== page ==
The driver allegedly later said “he would like to come sleep at my apartment, and I said no can I please pay. He said I did not have to pay full price, I tipped so I paid the full amount and quickly got out of the taxi.” 

The company told PTB that it had suspended the driver until he was back and available for questioning. 

Thin ice

A spectator who attended the National Figure Skating Championships complained about hundreds of spectators being stranded without taxi service at the University of B.C.’s Thunderbird Arena during the Jan. 8-14 meet. 

The complainant said taxi company dispatchers told spectators that “all of the cabs in the city were being sent to the stadium.” But, on Jan. 12, only five cabs came within a span of 90 minutes. Many of the spectators were visitors from Ontario and Quebec staying downtown. “Hundreds were left stranded in the pouring rain during this time.”  

“Public transportation is a limited option to people with mobility issues and senior citizens who do not know the city and are accustomed to reliable taxi service,” the complaint said. “Definitely a black mark on the city and worth serious consideration for any future events that attract national and international attendance.”

The PTB considered the complaint “unsubstantiated” and took no action. 

Trevena (left) and Horgan tout toll free B.C., but not free information in B.C. (BC Gov)

In one case, a passenger used the Yellow Cabs’ app on Nov. 21 to reserve a drive to Vancouver International Airport the next morning. The driver mistakenly showed up 15 minutes after the reservation was made.

“I tried to explain to him that I reserved the cab for the following morning. He yelled at me saying I’m stupid and should learn to use the technology. I said your company should learn how to create a proper app and train their staff about customer service.” 

The person deleted the Yellow Cab app, and called Black Top instead. 

“The province should not be protecting this inferior public service,” the complaint said. “It’s like protecting the coal industry. It makes no sense.” 

PTB did not investigate, but referred the complaint to Yellow Cabs, and said it may request the outcome of the investigation. 

At a July 19 news conference, Transportation Minister Claire Trevena said a bill is in the works for the fall sitting of the Legislature to include “consumer safety and enforcement.”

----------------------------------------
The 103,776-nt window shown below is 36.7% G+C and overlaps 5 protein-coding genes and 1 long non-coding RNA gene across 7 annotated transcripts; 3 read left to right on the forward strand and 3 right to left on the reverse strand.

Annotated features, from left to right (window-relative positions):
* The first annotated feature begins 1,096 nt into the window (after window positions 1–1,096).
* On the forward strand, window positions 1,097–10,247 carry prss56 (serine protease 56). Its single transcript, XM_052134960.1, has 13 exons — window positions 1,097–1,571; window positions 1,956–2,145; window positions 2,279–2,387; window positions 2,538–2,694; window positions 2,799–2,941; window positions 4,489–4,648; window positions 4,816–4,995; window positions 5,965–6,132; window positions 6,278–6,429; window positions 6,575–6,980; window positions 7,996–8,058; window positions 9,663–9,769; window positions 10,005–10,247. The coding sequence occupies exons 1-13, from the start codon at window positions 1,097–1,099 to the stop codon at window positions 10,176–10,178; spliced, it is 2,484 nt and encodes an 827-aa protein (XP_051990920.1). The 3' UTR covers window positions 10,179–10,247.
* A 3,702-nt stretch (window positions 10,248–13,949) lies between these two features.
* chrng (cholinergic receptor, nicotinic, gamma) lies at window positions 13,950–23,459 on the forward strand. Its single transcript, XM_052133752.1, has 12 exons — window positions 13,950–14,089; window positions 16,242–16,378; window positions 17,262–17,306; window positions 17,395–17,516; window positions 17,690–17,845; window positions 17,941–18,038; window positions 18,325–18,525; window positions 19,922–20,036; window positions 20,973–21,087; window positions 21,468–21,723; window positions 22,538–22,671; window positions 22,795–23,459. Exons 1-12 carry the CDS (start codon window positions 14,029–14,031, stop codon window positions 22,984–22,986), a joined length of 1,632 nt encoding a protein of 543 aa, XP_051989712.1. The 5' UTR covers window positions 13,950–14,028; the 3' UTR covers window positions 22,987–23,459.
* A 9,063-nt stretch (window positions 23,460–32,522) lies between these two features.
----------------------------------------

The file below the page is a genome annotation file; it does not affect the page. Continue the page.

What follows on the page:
B.C. is the last major jurisdiction in North America where ridesharing apps like Uber and Lyft are not permitted. Those services could finally arrive in fall 2019. In the meantime, the B.C. government said the taxi cartel would be in-line for another 500 licences, 300 of which are earmarked for the Lower Mainland. 

  • Have you had a bad experience in a British Columbia taxi and your complaint isn’t being taken seriously by the government or a certain taxi company? Contact theBreaker. 

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TRA 2018 82576 PTB Complaints by BobMackin on Scribd

Bob Mackin  The British Columbia government's Consumer Protection

Bob Mackin

The road outside a Quadra Island house owned by the NDP minister of transportation and infrastructure is getting a fresh coat of blacktop next month.  

Claire Trevena’s ministry published an invitation to tender for 32.6 lane kilometres of asphalt resurfacing, on Heriot Bay Road between West Road and Animal Farm Road. West Road leads to the terminal for the Quadra Island to Cortes Island ferry. Deadline for bids is July 24. 

Quadra Island’s transportation minister Claire Trevena (left) with Premier John Horgan and Melanie Mark (BC Gov)

The tender document also includes pulverizing and seal coating on Cape Mudge Road, Cedar Drive, Spruce Place, Alder Place, Arbutus Road, Hope Spring Road and Thompson Road. 

Third-term North Island NDP MLA Trevena’s public disclosure statement, filed last November, indicates that her assets include Quadra Island and Victoria residential properties. It shows the address for an investment property on Heriot Bay Road. The nearly half-acre property near Drew Harbour was assessed at $296,000 in 2017 and contains a four-bedroom, one-bathroom house. 

Trevena did not respond to theBreaker’s request for an interview. 

The upgrades to the road that Trevena plies to and from the ferry dock on Quadra Island are small potatoes compared to some of B.C.’s biggest transportation projects, like the Social Credit Party’s Coquihalla Highway, NDP’s Millennium Line and Island Highway, the BC Liberals’ Port Mann Bridge and South Fraser Perimeter Road and the NDP’s decision to end tolls on the Port Mann, cancel the Massey Tunnel replacement and build a new Pattullo Bridge. Decisions about those major projects were strategically skewed to government-held ridings and swing ridings.